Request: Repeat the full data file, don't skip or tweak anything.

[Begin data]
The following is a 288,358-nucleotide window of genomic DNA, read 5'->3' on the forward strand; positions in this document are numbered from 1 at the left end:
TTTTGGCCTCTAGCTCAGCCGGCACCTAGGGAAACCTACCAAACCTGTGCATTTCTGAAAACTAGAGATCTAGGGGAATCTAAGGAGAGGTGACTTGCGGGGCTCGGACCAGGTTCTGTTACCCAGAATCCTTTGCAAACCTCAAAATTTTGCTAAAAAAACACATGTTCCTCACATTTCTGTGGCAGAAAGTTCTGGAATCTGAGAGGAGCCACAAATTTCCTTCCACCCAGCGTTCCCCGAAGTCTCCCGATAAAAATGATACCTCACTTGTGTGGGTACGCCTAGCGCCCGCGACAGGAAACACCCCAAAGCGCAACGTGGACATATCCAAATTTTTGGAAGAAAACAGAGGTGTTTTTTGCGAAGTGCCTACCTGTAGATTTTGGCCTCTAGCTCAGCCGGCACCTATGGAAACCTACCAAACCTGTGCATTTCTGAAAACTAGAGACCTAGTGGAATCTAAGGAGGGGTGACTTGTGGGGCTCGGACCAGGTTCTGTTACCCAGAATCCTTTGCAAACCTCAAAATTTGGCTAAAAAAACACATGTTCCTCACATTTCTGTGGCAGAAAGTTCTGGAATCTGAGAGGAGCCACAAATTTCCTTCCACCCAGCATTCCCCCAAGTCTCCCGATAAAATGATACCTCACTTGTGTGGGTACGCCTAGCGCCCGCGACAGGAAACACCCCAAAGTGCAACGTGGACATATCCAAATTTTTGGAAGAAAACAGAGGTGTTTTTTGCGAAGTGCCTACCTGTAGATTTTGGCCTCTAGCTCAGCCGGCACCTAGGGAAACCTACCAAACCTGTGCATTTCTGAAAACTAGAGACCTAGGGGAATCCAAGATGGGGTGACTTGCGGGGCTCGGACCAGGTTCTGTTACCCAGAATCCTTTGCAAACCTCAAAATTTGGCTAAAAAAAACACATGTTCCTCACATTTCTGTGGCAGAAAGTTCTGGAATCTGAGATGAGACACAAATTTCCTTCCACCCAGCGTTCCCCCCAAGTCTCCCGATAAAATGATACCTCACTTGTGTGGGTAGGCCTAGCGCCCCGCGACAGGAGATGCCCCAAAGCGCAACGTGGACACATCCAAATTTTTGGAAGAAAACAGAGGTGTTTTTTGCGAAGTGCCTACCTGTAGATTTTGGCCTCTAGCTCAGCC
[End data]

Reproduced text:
The following is a 288,358-nucleotide window of genomic DNA, read 5'->3' on the forward strand; positions in this document are numbered from 1 at the left end:
TTTTGGCCTCTAGCTCAGCCGGCACCTAGGGAAACCTACCAAACCTGTGCATTTCTGAAAACTAGAGATCTAGGGGAATCTAAGGAGAGGTGACTTGCGGGGCTCGGACCAGGTTCTGTTACCCAGAATCCTTTGCAAACCTCAAAATTTTGCTAAAAAAACACATGTTCCTCACATTTCTGTGGCAGAAAGTTCTGGAATCTGAGAGGAGCCACAAATTTCCTTCCACCCAGCGTTCCCCGAAGTCTCCCGATAAAAATGATACCTCACTTGTGTGGGTACGCCTAGCGCCCGCGACAGGAAACACCCCAAAGCGCAACGTGGACATATCCAAATTTTTGGAAGAAAACAGAGGTGTTTTTTGCGAAGTGCCTACCTGTAGATTTTGGCCTCTAGCTCAGCCGGCACCTATGGAAACCTACCAAACCTGTGCATTTCTGAAAACTAGAGACCTAGTGGAATCTAAGGAGGGGTGACTTGTGGGGCTCGGACCAGGTTCTGTTACCCAGAATCCTTTGCAAACCTCAAAATTTGGCTAAAAAAACACATGTTCCTCACATTTCTGTGGCAGAAAGTTCTGGAATCTGAGAGGAGCCACAAATTTCCTTCCACCCAGCATTCCCCCAAGTCTCCCGATAAAATGATACCTCACTTGTGTGGGTACGCCTAGCGCCCGCGACAGGAAACACCCCAAAGTGCAACGTGGACATATCCAAATTTTTGGAAGAAAACAGAGGTGTTTTTTGCGAAGTGCCTACCTGTAGATTTTGGCCTCTAGCTCAGCCGGCACCTAGGGAAACCTACCAAACCTGTGCATTTCTGAAAACTAGAGACCTAGGGGAATCCAAGATGGGGTGACTTGCGGGGCTCGGACCAGGTTCTGTTACCCAGAATCCTTTGCAAACCTCAAAATTTGGCTAAAAAAAACACATGTTCCTCACATTTCTGTGGCAGAAAGTTCTGGAATCTGAGATGAGACACAAATTTCCTTCCACCCAGCGTTCCCCCCAAGTCTCCCGATAAAATGATACCTCACTTGTGTGGGTAGGCCTAGCGCCCCGCGACAGGAGATGCCCCAAAGCGCAACGTGGACACATCCAAATTTTTGGAAGAAAACAGAGGTGTTTTTTGCGAAGTGCCTACCTGTAGATTTTGGCCTCTAGCTCAGCC